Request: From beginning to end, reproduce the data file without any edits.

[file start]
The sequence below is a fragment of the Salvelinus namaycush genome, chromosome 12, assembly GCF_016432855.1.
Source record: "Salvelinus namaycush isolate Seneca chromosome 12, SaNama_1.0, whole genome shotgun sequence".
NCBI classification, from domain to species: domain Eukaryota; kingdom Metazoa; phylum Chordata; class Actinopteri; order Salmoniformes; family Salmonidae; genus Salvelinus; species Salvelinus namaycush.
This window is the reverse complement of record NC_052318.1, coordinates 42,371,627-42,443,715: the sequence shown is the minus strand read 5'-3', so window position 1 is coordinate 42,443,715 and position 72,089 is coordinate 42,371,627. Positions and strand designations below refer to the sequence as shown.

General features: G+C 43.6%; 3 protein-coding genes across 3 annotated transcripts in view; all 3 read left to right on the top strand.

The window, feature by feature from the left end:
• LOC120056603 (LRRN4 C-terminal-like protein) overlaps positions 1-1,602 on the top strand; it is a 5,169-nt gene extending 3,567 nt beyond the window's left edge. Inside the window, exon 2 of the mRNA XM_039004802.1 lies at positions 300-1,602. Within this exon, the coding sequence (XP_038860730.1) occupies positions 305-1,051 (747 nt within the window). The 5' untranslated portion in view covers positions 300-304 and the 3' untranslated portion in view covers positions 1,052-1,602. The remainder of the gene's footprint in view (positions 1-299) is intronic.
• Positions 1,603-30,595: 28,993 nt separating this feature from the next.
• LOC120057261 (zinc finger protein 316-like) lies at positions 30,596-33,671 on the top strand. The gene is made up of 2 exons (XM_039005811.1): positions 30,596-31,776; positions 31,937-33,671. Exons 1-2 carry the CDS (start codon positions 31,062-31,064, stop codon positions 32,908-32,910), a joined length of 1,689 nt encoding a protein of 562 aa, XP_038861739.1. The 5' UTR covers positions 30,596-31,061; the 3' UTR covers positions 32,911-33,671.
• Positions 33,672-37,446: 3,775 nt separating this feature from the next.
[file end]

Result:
The sequence below is a fragment of the Salvelinus namaycush genome, chromosome 12, assembly GCF_016432855.1.
Source record: "Salvelinus namaycush isolate Seneca chromosome 12, SaNama_1.0, whole genome shotgun sequence".
NCBI classification, from domain to species: domain Eukaryota; kingdom Metazoa; phylum Chordata; class Actinopteri; order Salmoniformes; family Salmonidae; genus Salvelinus; species Salvelinus namaycush.
This window is the reverse complement of record NC_052318.1, coordinates 42,371,627-42,443,715: the sequence shown is the minus strand read 5'-3', so window position 1 is coordinate 42,443,715 and position 72,089 is coordinate 42,371,627. Positions and strand designations below refer to the sequence as shown.

General features: G+C 43.6%; 3 protein-coding genes across 3 annotated transcripts in view; all 3 read left to right on the top strand.

The window, feature by feature from the left end:
• LOC120056603 (LRRN4 C-terminal-like protein) overlaps positions 1-1,602 on the top strand; it is a 5,169-nt gene extending 3,567 nt beyond the window's left edge. Inside the window, exon 2 of the mRNA XM_039004802.1 lies at positions 300-1,602. Within this exon, the coding sequence (XP_038860730.1) occupies positions 305-1,051 (747 nt within the window). The 5' untranslated portion in view covers positions 300-304 and the 3' untranslated portion in view covers positions 1,052-1,602. The remainder of the gene's footprint in view (positions 1-299) is intronic.
• Positions 1,603-30,595: 28,993 nt separating this feature from the next.
• LOC120057261 (zinc finger protein 316-like) lies at positions 30,596-33,671 on the top strand. The gene is made up of 2 exons (XM_039005811.1): positions 30,596-31,776; positions 31,937-33,671. Exons 1-2 carry the CDS (start codon positions 31,062-31,064, stop codon positions 32,908-32,910), a joined length of 1,689 nt encoding a protein of 562 aa, XP_038861739.1. The 5' UTR covers positions 30,596-31,061; the 3' UTR covers positions 32,911-33,671.
• Positions 33,672-37,446: 3,775 nt separating this feature from the next.